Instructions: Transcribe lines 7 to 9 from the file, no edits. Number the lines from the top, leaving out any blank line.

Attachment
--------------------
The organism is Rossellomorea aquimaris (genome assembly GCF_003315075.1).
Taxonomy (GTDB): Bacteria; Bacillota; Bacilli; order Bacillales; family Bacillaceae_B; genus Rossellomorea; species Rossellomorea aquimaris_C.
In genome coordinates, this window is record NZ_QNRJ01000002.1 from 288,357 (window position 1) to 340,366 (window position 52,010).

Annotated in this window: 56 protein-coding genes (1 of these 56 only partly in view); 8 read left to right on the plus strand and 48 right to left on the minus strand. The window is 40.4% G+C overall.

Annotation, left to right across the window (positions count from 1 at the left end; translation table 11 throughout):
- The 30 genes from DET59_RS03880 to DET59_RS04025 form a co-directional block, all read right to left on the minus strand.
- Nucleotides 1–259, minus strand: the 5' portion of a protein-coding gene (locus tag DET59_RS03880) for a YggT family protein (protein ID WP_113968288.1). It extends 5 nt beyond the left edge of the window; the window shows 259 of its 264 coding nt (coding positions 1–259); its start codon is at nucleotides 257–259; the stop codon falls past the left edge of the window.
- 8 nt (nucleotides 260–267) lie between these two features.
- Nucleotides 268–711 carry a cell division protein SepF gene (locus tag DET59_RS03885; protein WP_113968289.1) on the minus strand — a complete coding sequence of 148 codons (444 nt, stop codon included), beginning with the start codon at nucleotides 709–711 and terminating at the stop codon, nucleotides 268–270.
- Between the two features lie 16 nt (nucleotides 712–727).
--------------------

- Nucleotides 1–259, minus strand: the 5' portion of a protein-coding gene (locus tag DET59_RS03880) for a YggT family protein (protein ID WP_113968288.1). It extends 5 nt beyond the left edge of the window; the window shows 259 of its 264 coding nt (coding positions 1–259); its start codon is at nucleotides 257–259; the stop codon falls past the left edge of the window.
- 8 nt (nucleotides 260–267) lie between these two features.
- Nucleotides 268–711 carry a cell division protein SepF gene (locus tag DET59_RS03885; protein WP_113968289.1) on the minus strand — a complete coding sequence of 148 codons (444 nt, stop codon included), beginning with the start codon at nucleotides 709–711 and terminating at the stop codon, nucleotides 268–270.